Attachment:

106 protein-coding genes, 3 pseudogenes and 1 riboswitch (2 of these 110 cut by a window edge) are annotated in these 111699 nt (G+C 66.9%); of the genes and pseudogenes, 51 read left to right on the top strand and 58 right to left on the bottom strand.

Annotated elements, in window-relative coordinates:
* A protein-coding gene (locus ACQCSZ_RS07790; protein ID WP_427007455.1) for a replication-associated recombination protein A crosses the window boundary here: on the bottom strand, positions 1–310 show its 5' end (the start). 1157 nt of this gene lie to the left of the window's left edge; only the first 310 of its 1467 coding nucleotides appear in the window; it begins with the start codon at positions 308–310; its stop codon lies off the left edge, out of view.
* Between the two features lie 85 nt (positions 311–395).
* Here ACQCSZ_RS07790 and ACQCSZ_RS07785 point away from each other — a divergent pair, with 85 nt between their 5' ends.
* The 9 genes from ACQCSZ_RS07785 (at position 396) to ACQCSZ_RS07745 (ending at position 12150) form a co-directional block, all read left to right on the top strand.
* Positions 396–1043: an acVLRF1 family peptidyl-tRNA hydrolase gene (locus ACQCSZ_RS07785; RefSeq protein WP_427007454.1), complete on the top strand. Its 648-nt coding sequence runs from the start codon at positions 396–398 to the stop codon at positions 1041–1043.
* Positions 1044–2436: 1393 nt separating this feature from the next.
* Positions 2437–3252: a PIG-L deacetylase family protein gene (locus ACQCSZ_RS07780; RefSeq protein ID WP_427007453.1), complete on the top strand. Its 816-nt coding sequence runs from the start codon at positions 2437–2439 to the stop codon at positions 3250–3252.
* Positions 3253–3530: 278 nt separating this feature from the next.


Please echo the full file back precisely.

106 protein-coding genes, 3 pseudogenes and 1 riboswitch (2 of these 110 cut by a window edge) are annotated in these 111699 nt (G+C 66.9%); of the genes and pseudogenes, 51 read left to right on the top strand and 58 right to left on the bottom strand.

Annotated elements, in window-relative coordinates:
* A protein-coding gene (locus ACQCSZ_RS07790; protein ID WP_427007455.1) for a replication-associated recombination protein A crosses the window boundary here: on the bottom strand, positions 1–310 show its 5' end (the start). 1157 nt of this gene lie to the left of the window's left edge; only the first 310 of its 1467 coding nucleotides appear in the window; it begins with the start codon at positions 308–310; its stop codon lies off the left edge, out of view.
* Between the two features lie 85 nt (positions 311–395).
* Here ACQCSZ_RS07790 and ACQCSZ_RS07785 point away from each other — a divergent pair, with 85 nt between their 5' ends.
* The 9 genes from ACQCSZ_RS07785 (at position 396) to ACQCSZ_RS07745 (ending at position 12150) form a co-directional block, all read left to right on the top strand.
* Positions 396–1043: an acVLRF1 family peptidyl-tRNA hydrolase gene (locus ACQCSZ_RS07785; RefSeq protein WP_427007454.1), complete on the top strand. Its 648-nt coding sequence runs from the start codon at positions 396–398 to the stop codon at positions 1041–1043.
* Positions 1044–2436: 1393 nt separating this feature from the next.
* Positions 2437–3252: a PIG-L deacetylase family protein gene (locus ACQCSZ_RS07780; RefSeq protein ID WP_427007453.1), complete on the top strand. Its 816-nt coding sequence runs from the start codon at positions 2437–2439 to the stop codon at positions 3250–3252.
* Positions 3253–3530: 278 nt separating this feature from the next.